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I would like to retrieve pricing information for specific chemicals. Is there a centralized resource for this?

Edit: I want to clarify that this type of data is to conduct a techno-economic study. I know that for certain markets there are centralized databases which collect prices, and report price statistics, I was wondering if there is something similar for the chemical industry.

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    $\begingroup$ sigmaaldrich.com/united-states.html $\endgroup$ – ringo Feb 14 '18 at 22:04
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    $\begingroup$ No, you should pick a supplier. How much something costs can be widely different depending on the supplier. $\endgroup$ – Zhe Feb 14 '18 at 22:17
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    $\begingroup$ You need to be specific when you look for a vendor. For example ,reagent grade Na Cl has a very different price from a box of salt from the grocery store, very different from a truck load of food grade salt. very different from a rail car of road salt ( Na Cl ). $\endgroup$ – blacksmith37 Feb 14 '18 at 22:21
  • $\begingroup$ I am thinking about the bulk market. If someone is to develop a new chemical synthesis process, which products should they target? The market value is an important consideration when answering that question. $\endgroup$ – Septimus G Feb 15 '18 at 19:26
  • $\begingroup$ Regarding the opinion based hold: I think my edit should clarify that this is not an opinion based question. Perhaps such market tracking system does not publicly exist (I am certain all the major chemical companies dedicate plenty of resources to study the market). $\endgroup$ – Septimus G Feb 15 '18 at 19:28
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Until 2005 or 2006 the best source was Chemical Market Reporter. It had the form of a newspaper and was edited once a week. The last pages listed market prices for commodities, some speciality chemicals and also agricultural products.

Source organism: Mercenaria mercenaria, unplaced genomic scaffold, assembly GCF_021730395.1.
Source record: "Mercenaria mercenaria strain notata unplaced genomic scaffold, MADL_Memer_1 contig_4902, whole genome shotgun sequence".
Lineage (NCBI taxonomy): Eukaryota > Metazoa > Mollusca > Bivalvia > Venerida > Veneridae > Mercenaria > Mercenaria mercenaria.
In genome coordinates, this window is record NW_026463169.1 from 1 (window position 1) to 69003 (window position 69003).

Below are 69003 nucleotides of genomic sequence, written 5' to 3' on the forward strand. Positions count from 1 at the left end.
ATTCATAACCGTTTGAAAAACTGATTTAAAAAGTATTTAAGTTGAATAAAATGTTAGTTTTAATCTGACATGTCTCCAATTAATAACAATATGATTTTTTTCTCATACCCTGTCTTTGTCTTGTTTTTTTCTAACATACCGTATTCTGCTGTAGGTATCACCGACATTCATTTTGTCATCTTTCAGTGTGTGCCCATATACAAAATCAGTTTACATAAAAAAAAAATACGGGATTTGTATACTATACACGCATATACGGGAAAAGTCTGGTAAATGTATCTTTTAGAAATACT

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Hundreds of products were listed and you had some idea of what were the options you had for designing an industrial process. You could easily decide which solvent to use for an extraction, which metal for a reduction or which raw material for a synthesis.

The publication was on subscription base but it was available in some University libraries or you could get an older copy from a contact in the big chemical industry.

Now this has been converted on a pay per product information scheme. You can enter in www.icis.com and ask a report for one product. If you want to compare prices you have to buy the information for every product. It is almost impossible to have a complete picture of the economic trend in the Chemical Industry.

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Sigma Aldrich was mentioned, and is a very good source of relative pricing; it can help eliminate certain possibilities when you see compounds listed in 1 gram quantities vs 1 kg or more.

Another item is the intended size of purchase and perhaps continued purchases. Prices in bags, pallets (2000 lb.) or pails, drums, totes or truckload (20 tons) will vary widely due to bulk discounts, distributor markup and freight.

Another item to consider is purity: technical grades may have different degrees of purity or different contaminants depending on suppliers.

Another item is availability: overseas suppliers may have warehouses in the country, and may keep an item stocked. Or not, which requires careful planning and internal stocking, which costs money.

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